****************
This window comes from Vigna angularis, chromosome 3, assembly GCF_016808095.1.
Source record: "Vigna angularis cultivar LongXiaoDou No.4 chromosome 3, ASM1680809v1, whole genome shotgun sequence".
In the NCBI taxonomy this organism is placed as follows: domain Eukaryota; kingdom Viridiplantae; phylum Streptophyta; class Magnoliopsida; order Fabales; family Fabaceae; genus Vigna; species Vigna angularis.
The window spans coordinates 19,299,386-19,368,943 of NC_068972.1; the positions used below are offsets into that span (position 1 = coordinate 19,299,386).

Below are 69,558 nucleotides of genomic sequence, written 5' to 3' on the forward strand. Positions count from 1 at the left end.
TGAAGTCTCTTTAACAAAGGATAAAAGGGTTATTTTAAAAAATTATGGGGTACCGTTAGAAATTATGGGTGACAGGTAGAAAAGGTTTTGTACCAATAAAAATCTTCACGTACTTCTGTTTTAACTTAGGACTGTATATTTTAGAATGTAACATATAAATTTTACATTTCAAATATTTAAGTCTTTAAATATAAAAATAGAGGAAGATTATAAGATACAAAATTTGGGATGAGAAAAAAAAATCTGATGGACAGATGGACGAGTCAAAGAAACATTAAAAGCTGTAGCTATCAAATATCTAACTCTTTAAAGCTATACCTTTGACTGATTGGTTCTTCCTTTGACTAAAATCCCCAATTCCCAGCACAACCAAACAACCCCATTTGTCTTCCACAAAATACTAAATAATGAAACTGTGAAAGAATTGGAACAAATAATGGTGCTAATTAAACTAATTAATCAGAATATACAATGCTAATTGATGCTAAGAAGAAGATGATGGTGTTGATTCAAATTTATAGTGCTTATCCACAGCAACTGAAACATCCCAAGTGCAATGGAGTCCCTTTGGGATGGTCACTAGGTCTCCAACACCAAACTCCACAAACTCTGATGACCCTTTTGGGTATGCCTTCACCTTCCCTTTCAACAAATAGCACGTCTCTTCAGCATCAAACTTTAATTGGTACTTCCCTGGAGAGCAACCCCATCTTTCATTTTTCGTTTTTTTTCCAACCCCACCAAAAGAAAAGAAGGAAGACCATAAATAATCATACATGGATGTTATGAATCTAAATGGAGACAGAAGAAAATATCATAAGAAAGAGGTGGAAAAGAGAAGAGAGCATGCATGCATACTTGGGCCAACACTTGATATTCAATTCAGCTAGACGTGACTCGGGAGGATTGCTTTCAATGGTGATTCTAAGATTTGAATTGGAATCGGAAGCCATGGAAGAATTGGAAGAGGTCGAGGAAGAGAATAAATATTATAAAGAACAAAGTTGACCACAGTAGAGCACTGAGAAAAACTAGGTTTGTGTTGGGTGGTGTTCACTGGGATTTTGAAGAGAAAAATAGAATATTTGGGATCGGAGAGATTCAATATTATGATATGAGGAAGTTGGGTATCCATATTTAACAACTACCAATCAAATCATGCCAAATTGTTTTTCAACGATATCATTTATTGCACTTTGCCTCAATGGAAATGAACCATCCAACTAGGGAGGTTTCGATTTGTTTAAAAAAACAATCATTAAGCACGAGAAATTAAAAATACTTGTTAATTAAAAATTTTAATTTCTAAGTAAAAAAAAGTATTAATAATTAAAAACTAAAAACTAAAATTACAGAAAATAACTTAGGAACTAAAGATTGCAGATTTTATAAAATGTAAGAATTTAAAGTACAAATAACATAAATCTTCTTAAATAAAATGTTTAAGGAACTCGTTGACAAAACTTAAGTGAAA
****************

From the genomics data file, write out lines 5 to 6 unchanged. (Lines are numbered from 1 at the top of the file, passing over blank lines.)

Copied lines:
Below are 69,558 nucleotides of genomic sequence, written 5' to 3' on the forward strand. Positions count from 1 at the left end.
TGAAGTCTCTTTAACAAAGGATAAAAGGGTTATTTTAAAAAATTATGGGGTACCGTTAGAAATTATGGGTGACAGGTAGAAAAGGTTTTGTACCAATAAAAATCTTCACGTACTTCTGTTTTAACTTAGGACTGTATATTTTAGAATGTAACATATAAATTTTACATTTCAAATATTTAAGTCTTTAAATATAAAAATAGAGGAAGATTATAAGATACAAAATTTGGGATGAGAAAAAAAAATCTGATGGACAGATGGACGAGTCAAAGAAACATTAAAAGCTGTAGCTATCAAATATCTAACTCTTTAAAGCTATACCTTTGACTGATTGGTTCTTCCTTTGACTAAAATCCCCAATTCCCAGCACAACCAAACAACCCCATTTGTCTTCCACAAAATACTAAATAATGAAACTGTGAAAGAATTGGAACAAATAATGGTGCTAATTAAACTAATTAATCAGAATATACAATGCTAATTGATGCTAAGAAGAAGATGATGGTGTTGATTCAAATTTATAGTGCTTATCCACAGCAACTGAAACATCCCAAGTGCAATGGAGTCCCTTTGGGATGGTCACTAGGTCTCCAACACCAAACTCCACAAACTCTGATGACCCTTTTGGGTATGCCTTCACCTTCCCTTTCAACAAATAGCACGTCTCTTCAGCATCAAACTTTAATTGGTACTTCCCTGGAGAGCAACCCCATCTTTCATTTTTCGTTTTTTTTCCAACCCCACCAAAAGAAAAGAAGGAAGACCATAAATAATCATACATGGATGTTATGAATCTAAATGGAGACAGAAGAAAATATCATAAGAAAGAGGTGGAAAAGAGAAGAGAGCATGCATGCATACTTGGGCCAACACTTGATATTCAATTCAGCTAGACGTGACTCGGGAGGATTGCTTTCAATGGTGATTCTAAGATTTGAATTGGAATCGGAAGCCATGGAAGAATTGGAAGAGGTCGAGGAAGAGAATAAATATTATAAAGAACAAAGTTGACCACAGTAGAGCACTGAGAAAAACTAGGTTTGTGTTGGGTGGTGTTCACTGGGATTTTGAAGAGAAAAATAGAATATTTGGGATCGGAGAGATTCAATATTATGATATGAGGAAGTTGGGTATCCATATTTAACAACTACCAATCAAATCATGCCAAATTGTTTTTCAACGATATCATTTATTGCACTTTGCCTCAATGGAAATGAACCATCCAACTAGGGAGGTTTCGATTTGTTTAAAAAAACAATCATTAAGCACGAGAAATTAAAAATACTTGTTAATTAAAAATTTTAATTTCTAAGTAAAAAAAAGTATTAATAATTAAAAACTAAAAACTAAAATTACAGAAAATAACTTAGGAACTAAAGATTGCAGATTTTATAAAATGTAAGAATTTAAAGTACAAATAACATAAATCTTCTTAAATAAAATGTTTAAGGAACTCGTTGACAAAACTTAAGTGAAA